"You have been a pain in the ass, Winchester," he heard the repo man growl into his ear.
"I tend to do that," Dean said, still unable to control his sarcasm, even in the face of death. It wasn't like his situation could get any worse.
The blade dug in further. "I am going to make you an offer, Winchester. Consider it very carefully."
An offer? Repo men never made offers. They only took lives.
"Mr. Largo is offering to forgive your debt. In exchange, he wants you to work for him as a repo man."
Dean's first reaction was to tell this guy to fuck off, but he suppressed it. This guy was right—he had to consider this. And he did consider it, but essentially selling his soul to save his life wasn't good enough. "Sam's debt, too."
"You are not in a position to bargain, Mr. Winchester."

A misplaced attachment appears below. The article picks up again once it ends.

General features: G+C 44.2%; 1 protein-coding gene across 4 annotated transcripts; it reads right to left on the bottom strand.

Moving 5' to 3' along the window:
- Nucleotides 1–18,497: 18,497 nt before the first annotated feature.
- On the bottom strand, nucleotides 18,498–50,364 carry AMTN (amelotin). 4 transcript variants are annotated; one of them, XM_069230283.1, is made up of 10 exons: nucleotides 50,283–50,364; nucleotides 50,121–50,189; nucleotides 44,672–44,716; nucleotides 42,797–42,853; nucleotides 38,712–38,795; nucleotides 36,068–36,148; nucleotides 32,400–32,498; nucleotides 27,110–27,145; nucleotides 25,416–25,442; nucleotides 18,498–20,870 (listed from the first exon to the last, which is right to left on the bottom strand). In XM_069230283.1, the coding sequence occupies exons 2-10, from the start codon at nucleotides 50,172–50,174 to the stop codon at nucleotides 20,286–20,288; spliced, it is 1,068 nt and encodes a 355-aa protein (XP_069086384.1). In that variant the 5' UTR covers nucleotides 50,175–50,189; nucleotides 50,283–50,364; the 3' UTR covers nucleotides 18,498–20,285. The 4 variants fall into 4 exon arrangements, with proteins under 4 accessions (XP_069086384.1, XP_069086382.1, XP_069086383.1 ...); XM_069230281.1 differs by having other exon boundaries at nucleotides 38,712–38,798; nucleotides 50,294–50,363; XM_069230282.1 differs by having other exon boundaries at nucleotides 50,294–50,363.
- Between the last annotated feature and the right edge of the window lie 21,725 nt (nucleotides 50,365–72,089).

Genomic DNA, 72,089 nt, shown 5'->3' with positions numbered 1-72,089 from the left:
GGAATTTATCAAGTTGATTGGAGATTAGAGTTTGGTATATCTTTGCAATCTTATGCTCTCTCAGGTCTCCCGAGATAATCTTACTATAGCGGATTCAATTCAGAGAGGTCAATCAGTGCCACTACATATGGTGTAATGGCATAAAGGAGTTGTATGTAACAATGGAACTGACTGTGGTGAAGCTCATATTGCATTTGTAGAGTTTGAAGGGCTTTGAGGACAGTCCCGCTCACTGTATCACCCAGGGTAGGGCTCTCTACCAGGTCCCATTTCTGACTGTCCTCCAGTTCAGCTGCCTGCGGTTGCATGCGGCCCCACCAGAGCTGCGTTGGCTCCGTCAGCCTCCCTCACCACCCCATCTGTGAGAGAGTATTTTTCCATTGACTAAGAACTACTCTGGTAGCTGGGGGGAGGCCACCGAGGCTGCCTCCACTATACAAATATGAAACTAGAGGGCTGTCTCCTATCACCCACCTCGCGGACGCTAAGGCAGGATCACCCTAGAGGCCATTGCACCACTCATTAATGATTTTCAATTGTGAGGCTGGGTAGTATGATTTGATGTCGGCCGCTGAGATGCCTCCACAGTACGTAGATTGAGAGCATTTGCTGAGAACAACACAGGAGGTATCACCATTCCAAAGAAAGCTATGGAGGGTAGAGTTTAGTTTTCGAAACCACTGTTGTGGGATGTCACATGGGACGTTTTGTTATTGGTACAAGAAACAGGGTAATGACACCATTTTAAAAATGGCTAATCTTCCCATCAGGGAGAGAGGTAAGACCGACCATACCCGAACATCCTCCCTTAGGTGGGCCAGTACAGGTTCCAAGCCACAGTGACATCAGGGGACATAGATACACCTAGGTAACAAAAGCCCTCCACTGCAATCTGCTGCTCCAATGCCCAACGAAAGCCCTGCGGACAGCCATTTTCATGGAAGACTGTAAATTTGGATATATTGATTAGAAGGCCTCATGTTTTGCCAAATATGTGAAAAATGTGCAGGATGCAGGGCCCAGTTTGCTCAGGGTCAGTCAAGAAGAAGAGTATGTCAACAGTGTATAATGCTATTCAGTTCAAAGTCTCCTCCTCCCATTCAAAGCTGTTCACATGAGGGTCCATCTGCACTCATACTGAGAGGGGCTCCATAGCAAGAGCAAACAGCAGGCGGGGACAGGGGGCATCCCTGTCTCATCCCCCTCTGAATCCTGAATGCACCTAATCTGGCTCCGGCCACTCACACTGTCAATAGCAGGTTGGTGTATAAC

"Then kill me. I'm not working for Largo unless he guarantees that Sam's debt is clear."
The repo man was silent for a few elastic seconds. "Sam. Your brother, Samuel Winchester?"
"Yeah. Him. Lung replacement."
Another long silence. "Mr. Largo says that you have courage and selflessness. He respects that. He accepts your terms. Your life and your brother's life in exchange for your service, under two conditions: his current debt is forgiven but any future surgeries will not be covered, and you are not allowed to contact him ever again. Do you accept?"
Dean felt his throat tighten. He hadn't expected that. Never see Sammy again? Not even call him? He almost told the repo man to shove it, until he remembered that the alternative was death and he wouldn't see Sam again anyway. Hardly believing the words were coming out of his mouth, he said, "Yes. I accept."